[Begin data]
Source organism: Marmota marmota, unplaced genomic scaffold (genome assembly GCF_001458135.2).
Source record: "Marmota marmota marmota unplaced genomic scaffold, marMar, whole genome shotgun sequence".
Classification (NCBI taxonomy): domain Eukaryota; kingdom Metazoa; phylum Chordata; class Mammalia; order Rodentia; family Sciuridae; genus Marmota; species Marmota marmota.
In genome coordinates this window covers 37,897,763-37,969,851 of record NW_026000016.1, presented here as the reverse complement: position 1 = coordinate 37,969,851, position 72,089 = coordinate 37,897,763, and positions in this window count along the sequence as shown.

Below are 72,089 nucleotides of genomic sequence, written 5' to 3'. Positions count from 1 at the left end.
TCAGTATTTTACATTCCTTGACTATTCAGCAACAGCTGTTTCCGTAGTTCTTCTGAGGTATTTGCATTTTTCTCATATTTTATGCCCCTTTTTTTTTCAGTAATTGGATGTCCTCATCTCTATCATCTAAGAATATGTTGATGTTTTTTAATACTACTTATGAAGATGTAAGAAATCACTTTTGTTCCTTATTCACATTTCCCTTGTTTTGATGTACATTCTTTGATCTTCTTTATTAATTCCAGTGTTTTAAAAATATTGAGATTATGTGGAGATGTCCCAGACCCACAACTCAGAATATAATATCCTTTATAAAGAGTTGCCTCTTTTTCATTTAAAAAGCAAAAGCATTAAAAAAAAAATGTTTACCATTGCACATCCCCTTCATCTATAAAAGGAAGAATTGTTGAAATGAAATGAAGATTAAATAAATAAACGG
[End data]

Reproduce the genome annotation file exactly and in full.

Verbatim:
Source organism: Marmota marmota, unplaced genomic scaffold (genome assembly GCF_001458135.2).
Source record: "Marmota marmota marmota unplaced genomic scaffold, marMar, whole genome shotgun sequence".
Classification (NCBI taxonomy): domain Eukaryota; kingdom Metazoa; phylum Chordata; class Mammalia; order Rodentia; family Sciuridae; genus Marmota; species Marmota marmota.
In genome coordinates this window covers 37,897,763-37,969,851 of record NW_026000016.1, presented here as the reverse complement: position 1 = coordinate 37,969,851, position 72,089 = coordinate 37,897,763, and positions in this window count along the sequence as shown.

Below are 72,089 nucleotides of genomic sequence, written 5' to 3'. Positions count from 1 at the left end.
TCAGTATTTTACATTCCTTGACTATTCAGCAACAGCTGTTTCCGTAGTTCTTCTGAGGTATTTGCATTTTTCTCATATTTTATGCCCCTTTTTTTTTCAGTAATTGGATGTCCTCATCTCTATCATCTAAGAATATGTTGATGTTTTTTAATACTACTTATGAAGATGTAAGAAATCACTTTTGTTCCTTATTCACATTTCCCTTGTTTTGATGTACATTCTTTGATCTTCTTTATTAATTCCAGTGTTTTAAAAATATTGAGATTATGTGGAGATGTCCCAGACCCACAACTCAGAATATAATATCCTTTATAAAGAGTTGCCTCTTTTTCATTTAAAAAGCAAAAGCATTAAAAAAAAAATGTTTACCATTGCACATCCCCTTCATCTATAAAAGGAAGAATTGTTGAAATGAAATGAAGATTAAATAAATAAACGG